Jesus claims at the end of Luke, for instance, that the whole OT (Law, Prophets, Psalms) speaks to a suffering Christ who thereafter enters his glory. We find out what this looks like, exegetically speaking, in the sermons in Acts.
How does the OT speak of the Christ to come? Only when we return to those scriptures to read them with new understanding after we already know that Christ has been crucified, raised from the dead, and enthroned at God’s right hand.
In other words, if we don’t ever read Psalm 110 as speaking about Jesus’s enthronement in heaven, despite the fact that it was originally about the coronation of Israel’s king, then we have no grounds to claim that what actually happened to Jesus is related in any way to the preceding story.
And if Jesus is not related to the story, then the claim that he fulfills the law and the prophets (Matthew), that he goes just as it is written about him (Matthew, Mark, and Luke), that he is the fulfillment of the promises God made beforehand in the prophets (Paul)–that claim is proved false.
If we do not allow what God actually did to transform our understanding of what God promised to do, we have no answer to the promises of salvation articulated in Genesis-Malachi.
3. If we don’t read the Old Testament Christologically then we have a mess on our hands
I know that this claim is also going to be controversial. But here’s the deal.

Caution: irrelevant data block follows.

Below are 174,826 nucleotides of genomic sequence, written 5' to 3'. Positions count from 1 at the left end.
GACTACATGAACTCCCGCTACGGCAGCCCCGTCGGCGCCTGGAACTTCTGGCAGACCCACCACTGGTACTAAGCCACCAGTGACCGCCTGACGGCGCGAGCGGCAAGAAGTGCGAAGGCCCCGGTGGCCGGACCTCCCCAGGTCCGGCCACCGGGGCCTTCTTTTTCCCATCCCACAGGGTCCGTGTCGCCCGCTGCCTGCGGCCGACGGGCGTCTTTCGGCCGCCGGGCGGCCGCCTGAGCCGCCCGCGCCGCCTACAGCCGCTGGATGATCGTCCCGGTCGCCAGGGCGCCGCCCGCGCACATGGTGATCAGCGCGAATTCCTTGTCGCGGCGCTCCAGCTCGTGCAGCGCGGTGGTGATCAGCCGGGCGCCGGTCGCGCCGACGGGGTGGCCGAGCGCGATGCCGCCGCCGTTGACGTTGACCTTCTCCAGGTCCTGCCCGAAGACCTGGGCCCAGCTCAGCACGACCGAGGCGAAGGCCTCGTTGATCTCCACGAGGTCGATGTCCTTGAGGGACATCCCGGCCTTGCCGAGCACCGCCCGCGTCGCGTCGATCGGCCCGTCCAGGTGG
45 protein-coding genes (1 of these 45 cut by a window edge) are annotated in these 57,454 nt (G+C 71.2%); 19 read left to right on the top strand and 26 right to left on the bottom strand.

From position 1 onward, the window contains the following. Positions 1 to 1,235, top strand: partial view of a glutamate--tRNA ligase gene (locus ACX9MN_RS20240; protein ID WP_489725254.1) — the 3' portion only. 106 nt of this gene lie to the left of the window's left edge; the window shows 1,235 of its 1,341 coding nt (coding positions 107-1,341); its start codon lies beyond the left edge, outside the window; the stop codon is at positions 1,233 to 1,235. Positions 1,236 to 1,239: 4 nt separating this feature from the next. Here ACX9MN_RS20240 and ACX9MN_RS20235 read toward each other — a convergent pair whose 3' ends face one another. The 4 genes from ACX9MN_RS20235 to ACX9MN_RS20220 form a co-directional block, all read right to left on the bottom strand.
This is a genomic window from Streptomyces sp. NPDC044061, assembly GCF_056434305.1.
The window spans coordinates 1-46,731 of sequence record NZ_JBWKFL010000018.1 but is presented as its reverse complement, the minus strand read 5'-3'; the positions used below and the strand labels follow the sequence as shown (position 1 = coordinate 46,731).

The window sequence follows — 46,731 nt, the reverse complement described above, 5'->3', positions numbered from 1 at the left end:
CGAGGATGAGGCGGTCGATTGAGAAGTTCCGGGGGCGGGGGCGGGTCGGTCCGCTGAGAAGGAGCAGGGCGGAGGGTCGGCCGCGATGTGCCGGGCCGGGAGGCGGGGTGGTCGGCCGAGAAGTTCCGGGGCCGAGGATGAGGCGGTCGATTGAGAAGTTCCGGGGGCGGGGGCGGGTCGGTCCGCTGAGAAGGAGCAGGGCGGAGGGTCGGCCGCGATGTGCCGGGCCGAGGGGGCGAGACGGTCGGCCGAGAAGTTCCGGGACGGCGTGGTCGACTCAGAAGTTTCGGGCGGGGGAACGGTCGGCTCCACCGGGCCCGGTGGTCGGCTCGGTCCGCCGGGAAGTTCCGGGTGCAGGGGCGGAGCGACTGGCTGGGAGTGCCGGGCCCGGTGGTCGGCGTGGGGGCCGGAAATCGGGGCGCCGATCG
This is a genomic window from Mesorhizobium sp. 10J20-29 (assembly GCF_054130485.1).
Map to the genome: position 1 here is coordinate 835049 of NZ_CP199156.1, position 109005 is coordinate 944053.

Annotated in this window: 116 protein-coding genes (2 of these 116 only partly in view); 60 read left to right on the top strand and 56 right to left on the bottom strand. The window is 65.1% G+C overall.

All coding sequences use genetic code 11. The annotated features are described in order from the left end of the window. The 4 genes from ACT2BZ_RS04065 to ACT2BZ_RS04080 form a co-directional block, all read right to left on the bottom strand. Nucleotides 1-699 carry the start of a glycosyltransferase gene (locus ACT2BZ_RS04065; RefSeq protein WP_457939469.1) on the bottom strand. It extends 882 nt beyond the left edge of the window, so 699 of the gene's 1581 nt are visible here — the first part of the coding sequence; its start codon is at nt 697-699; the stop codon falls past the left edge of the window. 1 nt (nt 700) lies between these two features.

Over the past couple of years I have led small groups through studies of both Amos and Isaiah. And those prophets, alongside their beautiful visions of the future, are also a troubling mess.
The heights of proclamation about the mercy and justice of God are interwoven with gruesome vengeance–God meting out on the nations the very sorts of violence for which they themselves are allegedly being punished.
We have to be able to return to passages that look for God to give destroy Egypt as the ransom for God’s people, and say no. No, God chose a different path. God gave God’s son instead.
We have to be able to return to passages that look for God to subjugate the nations as vinedressers and shepherds and say no. No, God chose to bring in the Gentiles on equal footing, bearing the divine image as co-heirs with Christ as much as Israel.
The cross does not make every mess go away–and it is, in many ways, its own mess to wrestle with.
But Jesus does show us what the ultimate revelation of God looks like. It is the God who confronts the enemy–by sending the Son to die on their behalf.
This is what permits us, better, demands of us, that we not allow the depictions of the violence of vengeance to stand. (And, yes, the Jesus story might demand of us that we reread portions of the NT for the same reasons.)
So yes, bracket the Trinity and the Rule of Faith while you read. But don’t leave Christ to the side.
Our faith depends on it.